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Reliability has become a buzzword commonly used to describe maintenance improvement initiatives. Several books have been written with titles such as Reliability-Centered Maintenance, Reliability-Based Maintenance, etc.
In these books, I have not yet found a definition of reliability. Many suppliers of predictive maintenance tools also use the term reliability to describe their products and services.
Dictionaries describe reliability as: dependability, trustworthiness, consistency. To me, reliability is best described as, “being able to be trusted to do what is expected or has been promised.”
Here, we talk about reliable production in pulp and paper mills, so it is obvious that the term reliability cannot only focus on maintenance improvement initiatives or only predictive maintenance.
We use the term “production reliability” to lay the foundation for the vital partnership between operations and maintenance. In this concept, operations and maintenance both deliver reliability as a result of their work. Operations focuses on reliable process and maintenance focuses on reliable equipment.
To become true partners, the operations and maintenance departments must have one common performance measurement as described in the figure below.
Quality Performance x Time Performance x Speed Performance
90% x 90% x 90% = 72.9%
Reliability Index = MTBPL \ MPL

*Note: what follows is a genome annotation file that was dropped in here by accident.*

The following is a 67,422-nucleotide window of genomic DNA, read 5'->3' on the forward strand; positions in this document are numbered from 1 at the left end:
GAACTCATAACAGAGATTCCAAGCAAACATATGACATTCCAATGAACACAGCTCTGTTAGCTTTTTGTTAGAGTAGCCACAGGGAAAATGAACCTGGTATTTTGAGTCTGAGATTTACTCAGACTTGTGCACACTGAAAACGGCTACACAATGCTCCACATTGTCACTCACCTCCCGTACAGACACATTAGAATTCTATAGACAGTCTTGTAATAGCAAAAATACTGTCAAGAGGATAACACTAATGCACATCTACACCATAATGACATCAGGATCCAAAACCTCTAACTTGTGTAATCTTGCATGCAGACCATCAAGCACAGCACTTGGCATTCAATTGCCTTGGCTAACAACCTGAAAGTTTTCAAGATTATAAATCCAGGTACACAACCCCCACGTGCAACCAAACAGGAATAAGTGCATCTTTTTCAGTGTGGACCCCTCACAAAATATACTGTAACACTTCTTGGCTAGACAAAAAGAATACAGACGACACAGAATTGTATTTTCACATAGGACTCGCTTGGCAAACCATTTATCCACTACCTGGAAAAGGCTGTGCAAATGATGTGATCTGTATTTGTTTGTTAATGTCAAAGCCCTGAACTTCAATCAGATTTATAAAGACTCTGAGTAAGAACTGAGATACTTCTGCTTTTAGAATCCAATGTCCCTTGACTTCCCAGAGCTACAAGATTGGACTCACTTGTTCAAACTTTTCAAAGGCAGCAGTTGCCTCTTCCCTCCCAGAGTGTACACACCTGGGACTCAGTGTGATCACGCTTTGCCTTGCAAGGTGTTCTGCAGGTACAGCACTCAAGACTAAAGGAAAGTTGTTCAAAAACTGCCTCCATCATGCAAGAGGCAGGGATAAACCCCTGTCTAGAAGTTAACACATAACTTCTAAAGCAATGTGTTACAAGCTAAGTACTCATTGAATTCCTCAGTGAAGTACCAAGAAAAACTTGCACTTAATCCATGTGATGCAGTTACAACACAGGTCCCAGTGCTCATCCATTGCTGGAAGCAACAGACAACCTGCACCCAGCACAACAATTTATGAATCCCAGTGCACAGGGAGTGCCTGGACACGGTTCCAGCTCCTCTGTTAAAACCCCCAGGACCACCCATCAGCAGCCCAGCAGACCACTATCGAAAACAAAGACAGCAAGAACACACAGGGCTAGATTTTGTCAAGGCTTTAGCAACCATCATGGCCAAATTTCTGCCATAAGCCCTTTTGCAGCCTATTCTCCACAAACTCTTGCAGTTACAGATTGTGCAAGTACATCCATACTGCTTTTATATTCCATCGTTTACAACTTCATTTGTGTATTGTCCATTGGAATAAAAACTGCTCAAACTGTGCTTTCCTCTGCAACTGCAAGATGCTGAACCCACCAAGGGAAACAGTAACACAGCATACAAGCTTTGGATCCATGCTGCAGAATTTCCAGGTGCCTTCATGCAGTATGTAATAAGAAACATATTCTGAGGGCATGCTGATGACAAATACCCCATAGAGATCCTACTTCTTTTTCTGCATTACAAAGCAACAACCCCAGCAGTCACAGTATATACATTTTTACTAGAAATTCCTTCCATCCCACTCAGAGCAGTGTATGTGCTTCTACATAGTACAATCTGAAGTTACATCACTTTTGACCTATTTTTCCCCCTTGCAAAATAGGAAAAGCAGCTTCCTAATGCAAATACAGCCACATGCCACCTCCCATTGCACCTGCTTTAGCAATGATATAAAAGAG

MTBPL = Mean Time Between Production Loss (Time running/number of production losses)
MPL = Tons Lost/Number of Production Losses
The most common way to measure overall production reliability is to measure quality, time and speed performance. Time performance must include all available hours; for example, 8,760 hours in a year less market-related downtime and time for capital rebuilds.
Another way to measure overall production reliability is the reliability index. You must know three things to use this index: production calendar time, number of production losses, and total production losses including losses in quality, time and speed.
In summary, the reliability index says that you want to operate as long as possible without losses; and when you have losses, you want to fix them as quickly as possible.
Asset management is another word hijacked by providers of maintenance services and products, especially by computer system suppliers.
To me, asset management includes much more than maintenance management software. I wonder how many maintenance managers would respond to an ad in the Wall Street Journal for a position as asset manager.
A company’s assets include much more than maintenance management – you must also consider brand name, patents, capital, etc. Even the term Equipment Asset Management is not appropriate because the right people, their skills and commitment are more important assets.
New terms for the same things can only lead to confusion and a lack of followers for improvement efforts. Whatever you chose to call your concept, explain it well and stick to it long term. An idea would be to use the term maintenance to describe maintenance activities and production reliability to describe and measure the results of your operations and maintenance organization’s work.
Torbjörn (Tor) Idhammar is partner and vice president of reliability and maintenance management consultants for IDCON Inc. His primary responsibilities include training and implementation support for preventive maintenance/essential care and condition monitoring, planning and scheduling, spare parts management, and root cause problem elimination. He is the author of “Condition Monitoring Standards” (volumes 1 through 3). He earned a BS in industrial engineering from North Carolina State University and an MS in mechanical engineering from Lund University (Sweden). Contact Tor at 800-849-2041 or www.idcon.com.